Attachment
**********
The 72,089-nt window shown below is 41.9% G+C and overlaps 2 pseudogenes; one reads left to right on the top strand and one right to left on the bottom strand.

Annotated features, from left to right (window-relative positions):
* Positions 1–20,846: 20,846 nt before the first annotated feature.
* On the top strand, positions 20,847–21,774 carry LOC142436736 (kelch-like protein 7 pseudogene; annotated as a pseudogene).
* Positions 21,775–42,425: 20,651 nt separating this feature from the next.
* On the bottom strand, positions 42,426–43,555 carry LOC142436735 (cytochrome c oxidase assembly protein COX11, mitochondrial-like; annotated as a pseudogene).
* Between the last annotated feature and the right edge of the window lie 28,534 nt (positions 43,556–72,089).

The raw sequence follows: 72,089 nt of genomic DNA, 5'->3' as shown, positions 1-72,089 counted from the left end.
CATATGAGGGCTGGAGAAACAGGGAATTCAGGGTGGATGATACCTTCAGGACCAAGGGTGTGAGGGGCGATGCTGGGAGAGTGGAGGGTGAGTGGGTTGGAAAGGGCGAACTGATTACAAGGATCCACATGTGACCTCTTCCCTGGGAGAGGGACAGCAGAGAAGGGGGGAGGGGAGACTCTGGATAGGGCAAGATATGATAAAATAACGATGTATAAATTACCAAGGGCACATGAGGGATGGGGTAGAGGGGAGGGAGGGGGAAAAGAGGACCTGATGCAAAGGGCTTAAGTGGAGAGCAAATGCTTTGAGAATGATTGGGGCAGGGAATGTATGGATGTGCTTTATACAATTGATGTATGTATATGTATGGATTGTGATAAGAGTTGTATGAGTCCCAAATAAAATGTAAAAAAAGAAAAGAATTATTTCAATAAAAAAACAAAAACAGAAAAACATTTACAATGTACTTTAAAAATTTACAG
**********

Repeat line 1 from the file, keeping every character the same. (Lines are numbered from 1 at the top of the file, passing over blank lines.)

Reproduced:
The 72,089-nt window shown below is 41.9% G+C and overlaps 2 pseudogenes; one reads left to right on the top strand and one right to left on the bottom strand.